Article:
- On 4 October, Chanda Kochhar resigned as the CEO and Managing Director of ICICI Bank, India’s largest private sector bank.
- Kochhar has been embroiled in a conflict-of-interest scandal since March this year, and had been on leave since June pending the conclusion of an independent investigation into her dealings with Videocon.
- Sandeep Bakshi, who was made the COO after Kochhar went on leave, has been named as the bank’s new CEO and MD for a period of five years.
An illustrious career ended with a whimper on 4 October as Chanda Kochhar, the CEO and Managing Director of ICICI Bank, India’s largest private sector bank, hung up her boots. She also relinquished her position on the various boards of ICICI’s subsidiaries.
The resignation isn’t surprising. But it is significant, as it could be seen as an admission of guilt.
Kochhar has been embroiled in a conflict-of-interest scandal since March this year, and had been on leave since June pending the conclusion of an independent investigation into the matter. The inquiry, which is led by former Supreme Court Judge Justice BN Srikrishna, is looking into the extent that Kochhar’s dealings with Videocon constitute corruption and misconduct.
The story goes like this. As CEO, Kochhar sanctioned a ₹32.5 billion loan to Videocon Group in 2012. The loan was eventually declared non-performing in 2017 and to date, 86% of the principal amount remains unpaid. In 2008, the promoter of Videocon Group, Venugopal Dhoot, set up a multi-crore venture with Kochhar’s husband, Deepak, and two of her relatives called NuPower Renewables Pvt Ltd. Six months after receiving the loan from ICICI, Dhoot transferred his ownership in the company to a trust headed by Deepak Kochhar for a meagre amount.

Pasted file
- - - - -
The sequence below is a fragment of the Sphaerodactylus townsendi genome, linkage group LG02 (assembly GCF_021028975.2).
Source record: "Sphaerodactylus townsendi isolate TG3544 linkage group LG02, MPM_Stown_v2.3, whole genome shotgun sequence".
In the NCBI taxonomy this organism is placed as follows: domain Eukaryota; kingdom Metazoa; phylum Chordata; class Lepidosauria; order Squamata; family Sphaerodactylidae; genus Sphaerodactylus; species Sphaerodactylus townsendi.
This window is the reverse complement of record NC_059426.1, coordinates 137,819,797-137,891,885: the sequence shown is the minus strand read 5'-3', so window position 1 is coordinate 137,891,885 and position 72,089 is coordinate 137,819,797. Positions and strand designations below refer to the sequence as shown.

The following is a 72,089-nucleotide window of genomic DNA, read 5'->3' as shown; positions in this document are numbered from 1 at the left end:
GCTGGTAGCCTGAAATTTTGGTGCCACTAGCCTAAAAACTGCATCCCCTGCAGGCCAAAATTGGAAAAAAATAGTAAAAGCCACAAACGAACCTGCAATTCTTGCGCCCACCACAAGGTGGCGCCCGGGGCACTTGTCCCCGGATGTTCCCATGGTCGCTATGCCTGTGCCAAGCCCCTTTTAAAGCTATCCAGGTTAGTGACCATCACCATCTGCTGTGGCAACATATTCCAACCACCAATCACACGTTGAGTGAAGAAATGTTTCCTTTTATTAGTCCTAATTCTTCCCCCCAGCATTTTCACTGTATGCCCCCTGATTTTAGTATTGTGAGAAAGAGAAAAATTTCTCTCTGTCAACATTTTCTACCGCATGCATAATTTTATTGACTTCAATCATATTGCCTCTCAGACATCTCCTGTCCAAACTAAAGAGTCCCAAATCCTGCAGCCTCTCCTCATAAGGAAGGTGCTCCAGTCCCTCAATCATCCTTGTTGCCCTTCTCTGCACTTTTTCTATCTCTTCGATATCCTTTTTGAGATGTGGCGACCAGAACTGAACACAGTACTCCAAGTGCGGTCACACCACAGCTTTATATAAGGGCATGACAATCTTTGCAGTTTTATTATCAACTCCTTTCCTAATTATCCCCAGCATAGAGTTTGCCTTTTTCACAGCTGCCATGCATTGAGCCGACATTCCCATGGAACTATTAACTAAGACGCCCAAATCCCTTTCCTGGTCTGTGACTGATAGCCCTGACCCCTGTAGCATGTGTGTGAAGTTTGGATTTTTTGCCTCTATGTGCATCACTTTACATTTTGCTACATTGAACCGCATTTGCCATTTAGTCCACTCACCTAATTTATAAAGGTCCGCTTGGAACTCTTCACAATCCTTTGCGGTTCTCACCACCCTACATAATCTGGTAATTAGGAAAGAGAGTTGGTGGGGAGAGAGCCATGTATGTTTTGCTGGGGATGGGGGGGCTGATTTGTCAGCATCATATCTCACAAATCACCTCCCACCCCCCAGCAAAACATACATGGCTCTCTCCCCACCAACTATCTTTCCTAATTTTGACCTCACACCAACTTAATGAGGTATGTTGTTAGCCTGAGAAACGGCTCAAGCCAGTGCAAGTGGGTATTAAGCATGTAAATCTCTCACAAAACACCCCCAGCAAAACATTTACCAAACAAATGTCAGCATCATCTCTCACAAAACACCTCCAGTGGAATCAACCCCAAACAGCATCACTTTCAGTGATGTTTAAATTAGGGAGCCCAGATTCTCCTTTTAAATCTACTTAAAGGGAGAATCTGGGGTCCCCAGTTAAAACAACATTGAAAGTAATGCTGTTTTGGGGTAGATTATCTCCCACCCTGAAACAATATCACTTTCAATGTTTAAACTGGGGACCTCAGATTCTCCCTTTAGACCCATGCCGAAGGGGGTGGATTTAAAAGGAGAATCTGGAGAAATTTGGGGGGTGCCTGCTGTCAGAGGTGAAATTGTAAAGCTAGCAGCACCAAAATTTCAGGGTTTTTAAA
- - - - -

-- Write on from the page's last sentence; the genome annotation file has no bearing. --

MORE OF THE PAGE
Following Kochhar’s resignation, ICICI’s contingency plan has kicked into high-gear. Sandeep Bakshi, who was made the COO after Kochhar went on leave, has been named as the bank’s new CEO and MD for a period of five years.
The investigation into Kochhar’s dealings is still ongoing, and isn’t likely to end well. It marks a sad end for a woman credited with facilitating the evolution of India’s retail banking sector.
A high rise and hard landing
Kochhar joined ICICI Limited as a management trainee in 1984 and slowly worked her way up the ranks. The company witnessed tremendous change in the 1990s, shifting from a project financier to a diversified financial services firm. Shortly after the establishment of ICICI Bank in 1994, Kochhar began overseeing the lender’s infrastructure finance and corporate banking operations.
She then took over the ICICI’s international banking in the mid-2000s before being promoted to CFO and Joint Managing Director in 2007. In 2009, she was made the CEO and MD of the bank, becoming the first female and the youngest person ever to lead its operations, and in 2011, she was awarded the Padma Bhushan in recognition of her contributions to the banking landscape.
Kochhar’s resignation is also a lasting contribution of sorts. It will likely set a precedent for better governance, compliance and oversight at India’s banks as regulators like the RBI look to clamp down on instances of fraud and corruption.